For D Major, we will first play a linear version. We’ll use 3 fretted shapes on the same strings [3-2-1]. These are some sweet sounding chords.
We will use the D Form to play a the diatonic triads (on the 3-2-1 strings). This means that the Major chords will be fretted like a normal D chord, the minors, like a D minor, and the diminished may be a new fingering for you.
Get into Drop D
To get the most resonance out of this exercise, we will first drop our low E – the 6 string – to a D tone. D is 2 half steps down from E, so -2.
In contrast to playing in or around a position, we can use a chord form, in this case D, and move it up its string set. To keep the I ii iii IV V vi viio, we flat the 3rds for the minors, and flat the 3rd and 5th in the diminished chord.
Majors: like a regular D chord.
minors: like a regular D minor chord – with 3 or 4 finger on the 2 string.
diminished: like a regular D chord with the 3 finger [or 4] up one fret. Or, bar at 12 with the 1, 3 finger [or 4] on the 14 fret.
The roots are on string 2, the 3rds are on string 1 [the change for the minor – down one half step – b3], and the 5ths are on string 3 [lowered one half step for the diminished – b5, with the b3].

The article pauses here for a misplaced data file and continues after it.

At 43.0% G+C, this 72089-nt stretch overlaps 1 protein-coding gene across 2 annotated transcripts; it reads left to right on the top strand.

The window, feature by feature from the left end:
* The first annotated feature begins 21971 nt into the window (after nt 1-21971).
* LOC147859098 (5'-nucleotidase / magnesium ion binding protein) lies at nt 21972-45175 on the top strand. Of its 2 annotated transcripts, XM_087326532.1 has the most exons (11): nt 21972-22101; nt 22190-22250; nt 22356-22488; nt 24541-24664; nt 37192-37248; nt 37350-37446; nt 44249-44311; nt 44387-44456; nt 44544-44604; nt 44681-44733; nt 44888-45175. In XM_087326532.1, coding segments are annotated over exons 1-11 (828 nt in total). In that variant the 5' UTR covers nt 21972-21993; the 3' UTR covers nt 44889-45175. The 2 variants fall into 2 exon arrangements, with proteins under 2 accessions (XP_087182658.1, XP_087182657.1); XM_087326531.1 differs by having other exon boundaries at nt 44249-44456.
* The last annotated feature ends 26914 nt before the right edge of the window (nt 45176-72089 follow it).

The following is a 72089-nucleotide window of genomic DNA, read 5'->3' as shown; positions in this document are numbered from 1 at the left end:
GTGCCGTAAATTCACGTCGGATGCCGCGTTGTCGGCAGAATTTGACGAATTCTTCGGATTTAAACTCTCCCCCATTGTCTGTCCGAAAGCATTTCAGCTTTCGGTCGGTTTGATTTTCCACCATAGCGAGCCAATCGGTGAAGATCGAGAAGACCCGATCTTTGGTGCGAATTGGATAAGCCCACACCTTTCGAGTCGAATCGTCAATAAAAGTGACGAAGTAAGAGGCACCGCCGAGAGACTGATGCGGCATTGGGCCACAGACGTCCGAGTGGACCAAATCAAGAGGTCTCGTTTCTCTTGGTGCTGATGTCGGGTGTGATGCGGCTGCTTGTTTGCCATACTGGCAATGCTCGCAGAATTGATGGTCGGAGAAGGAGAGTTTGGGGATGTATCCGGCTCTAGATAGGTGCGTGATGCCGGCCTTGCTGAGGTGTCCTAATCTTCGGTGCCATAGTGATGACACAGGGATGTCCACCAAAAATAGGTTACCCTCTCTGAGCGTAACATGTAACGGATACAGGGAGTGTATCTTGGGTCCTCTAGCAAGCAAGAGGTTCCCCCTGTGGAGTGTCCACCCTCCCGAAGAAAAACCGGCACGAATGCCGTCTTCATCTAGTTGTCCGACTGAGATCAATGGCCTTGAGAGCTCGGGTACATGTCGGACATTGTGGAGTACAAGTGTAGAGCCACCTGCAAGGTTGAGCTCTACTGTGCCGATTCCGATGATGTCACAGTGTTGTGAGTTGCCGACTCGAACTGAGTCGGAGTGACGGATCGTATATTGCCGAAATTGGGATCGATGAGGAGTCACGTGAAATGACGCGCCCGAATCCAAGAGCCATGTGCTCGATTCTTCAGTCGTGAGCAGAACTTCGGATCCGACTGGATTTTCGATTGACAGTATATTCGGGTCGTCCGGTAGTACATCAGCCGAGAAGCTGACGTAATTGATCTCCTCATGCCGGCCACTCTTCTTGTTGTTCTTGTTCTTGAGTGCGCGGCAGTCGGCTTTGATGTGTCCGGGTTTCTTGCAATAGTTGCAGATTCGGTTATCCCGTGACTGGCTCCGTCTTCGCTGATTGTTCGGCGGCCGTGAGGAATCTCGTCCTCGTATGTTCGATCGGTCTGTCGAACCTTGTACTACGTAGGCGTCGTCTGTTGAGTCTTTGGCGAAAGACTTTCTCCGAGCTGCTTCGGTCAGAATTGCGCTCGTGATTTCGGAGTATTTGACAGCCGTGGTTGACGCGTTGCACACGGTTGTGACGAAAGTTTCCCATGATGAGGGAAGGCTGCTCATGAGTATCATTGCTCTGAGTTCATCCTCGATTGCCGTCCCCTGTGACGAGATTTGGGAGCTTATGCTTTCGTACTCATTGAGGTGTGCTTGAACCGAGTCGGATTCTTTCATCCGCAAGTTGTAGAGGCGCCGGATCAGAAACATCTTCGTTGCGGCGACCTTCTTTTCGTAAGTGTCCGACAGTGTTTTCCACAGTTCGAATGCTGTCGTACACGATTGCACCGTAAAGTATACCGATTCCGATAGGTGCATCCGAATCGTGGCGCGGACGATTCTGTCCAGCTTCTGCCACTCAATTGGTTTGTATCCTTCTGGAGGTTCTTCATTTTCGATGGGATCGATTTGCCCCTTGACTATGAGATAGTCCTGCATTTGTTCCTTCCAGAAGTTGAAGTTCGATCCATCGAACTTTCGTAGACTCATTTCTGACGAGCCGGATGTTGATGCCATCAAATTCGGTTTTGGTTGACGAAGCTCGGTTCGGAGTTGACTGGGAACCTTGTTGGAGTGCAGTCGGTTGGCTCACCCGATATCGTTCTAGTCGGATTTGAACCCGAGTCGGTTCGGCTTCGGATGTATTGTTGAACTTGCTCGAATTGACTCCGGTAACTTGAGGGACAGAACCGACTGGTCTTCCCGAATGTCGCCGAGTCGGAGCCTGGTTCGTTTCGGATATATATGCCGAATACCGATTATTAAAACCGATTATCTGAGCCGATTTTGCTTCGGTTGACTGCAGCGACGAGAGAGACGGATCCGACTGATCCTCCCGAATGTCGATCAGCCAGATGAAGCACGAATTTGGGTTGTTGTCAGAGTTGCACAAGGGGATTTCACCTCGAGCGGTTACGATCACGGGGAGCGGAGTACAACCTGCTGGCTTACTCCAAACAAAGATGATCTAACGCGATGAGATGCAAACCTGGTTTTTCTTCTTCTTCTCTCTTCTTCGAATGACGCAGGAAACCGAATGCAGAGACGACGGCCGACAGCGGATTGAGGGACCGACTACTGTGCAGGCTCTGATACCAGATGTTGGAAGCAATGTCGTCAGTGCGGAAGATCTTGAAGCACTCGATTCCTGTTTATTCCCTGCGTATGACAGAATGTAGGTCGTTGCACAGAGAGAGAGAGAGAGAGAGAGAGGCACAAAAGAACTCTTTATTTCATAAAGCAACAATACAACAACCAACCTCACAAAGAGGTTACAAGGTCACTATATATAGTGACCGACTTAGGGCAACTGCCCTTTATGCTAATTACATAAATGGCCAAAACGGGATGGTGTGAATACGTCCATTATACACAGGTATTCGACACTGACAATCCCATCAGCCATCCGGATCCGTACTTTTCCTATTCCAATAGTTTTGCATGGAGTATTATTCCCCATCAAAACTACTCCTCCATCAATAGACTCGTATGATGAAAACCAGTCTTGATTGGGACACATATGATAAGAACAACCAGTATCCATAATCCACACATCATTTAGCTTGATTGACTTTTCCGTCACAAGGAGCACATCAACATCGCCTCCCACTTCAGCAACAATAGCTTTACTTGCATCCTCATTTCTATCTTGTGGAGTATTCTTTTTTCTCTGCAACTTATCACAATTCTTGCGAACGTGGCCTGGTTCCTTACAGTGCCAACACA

By dropping the low E to a D, we can let the string ring open. This is Drop D tuning [D-A-D-G-B-E]. If the 6 string stays at E, mute it out [I mute/control it in the in the video].
The open D and A strings change the technical names for some of the chords, but we aren’t overly concerned with this. We are simply working with some sweet sounds and naming them based on the fretted tones [strings 3-2-1].
Once we have the chords in our hands, we play the chord scale. Strum it. Ascend and descend. Always plan the next chord before moving. See it. Pre-feel it.
Next, a couple of cool sounding progressions.
If either of these work for one of your songs, use them. And, as always, make up your own. Write them down. Experiment.